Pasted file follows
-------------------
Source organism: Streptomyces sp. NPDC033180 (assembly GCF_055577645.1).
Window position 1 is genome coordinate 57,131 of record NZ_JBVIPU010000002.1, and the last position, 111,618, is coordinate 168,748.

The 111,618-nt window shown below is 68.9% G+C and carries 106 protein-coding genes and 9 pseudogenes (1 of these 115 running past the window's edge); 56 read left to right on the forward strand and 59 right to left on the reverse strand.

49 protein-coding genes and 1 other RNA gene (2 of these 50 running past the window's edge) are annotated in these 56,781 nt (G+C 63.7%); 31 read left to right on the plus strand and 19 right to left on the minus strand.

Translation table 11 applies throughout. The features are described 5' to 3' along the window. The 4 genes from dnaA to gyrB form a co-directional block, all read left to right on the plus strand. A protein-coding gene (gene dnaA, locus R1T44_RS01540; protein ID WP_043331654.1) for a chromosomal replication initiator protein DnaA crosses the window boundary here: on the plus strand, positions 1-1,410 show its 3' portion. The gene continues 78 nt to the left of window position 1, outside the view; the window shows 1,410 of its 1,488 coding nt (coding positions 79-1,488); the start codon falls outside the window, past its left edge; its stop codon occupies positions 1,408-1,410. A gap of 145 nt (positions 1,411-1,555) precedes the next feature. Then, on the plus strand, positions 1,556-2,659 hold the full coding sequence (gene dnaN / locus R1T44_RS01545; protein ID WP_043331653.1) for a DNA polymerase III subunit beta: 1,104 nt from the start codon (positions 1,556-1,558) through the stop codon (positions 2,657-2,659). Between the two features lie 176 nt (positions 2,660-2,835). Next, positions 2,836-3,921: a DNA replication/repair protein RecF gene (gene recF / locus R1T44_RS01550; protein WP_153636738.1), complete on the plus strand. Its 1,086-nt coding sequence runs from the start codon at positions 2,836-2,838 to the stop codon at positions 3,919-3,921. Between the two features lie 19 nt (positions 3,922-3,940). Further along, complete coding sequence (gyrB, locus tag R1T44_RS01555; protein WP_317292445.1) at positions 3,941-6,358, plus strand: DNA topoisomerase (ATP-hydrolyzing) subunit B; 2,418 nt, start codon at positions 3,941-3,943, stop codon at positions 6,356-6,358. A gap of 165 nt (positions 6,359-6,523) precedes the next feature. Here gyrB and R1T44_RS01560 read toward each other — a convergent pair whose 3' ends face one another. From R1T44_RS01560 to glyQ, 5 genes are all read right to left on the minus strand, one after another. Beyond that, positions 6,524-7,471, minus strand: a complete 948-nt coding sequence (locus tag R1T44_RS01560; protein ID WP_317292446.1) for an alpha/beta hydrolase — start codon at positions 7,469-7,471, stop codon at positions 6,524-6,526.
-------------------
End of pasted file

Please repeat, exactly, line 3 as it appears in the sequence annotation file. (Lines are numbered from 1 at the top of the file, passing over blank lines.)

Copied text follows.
The 111,618-nt window shown below is 68.9% G+C and carries 106 protein-coding genes and 9 pseudogenes (1 of these 115 running past the window's edge); 56 read left to right on the forward strand and 59 right to left on the reverse strand.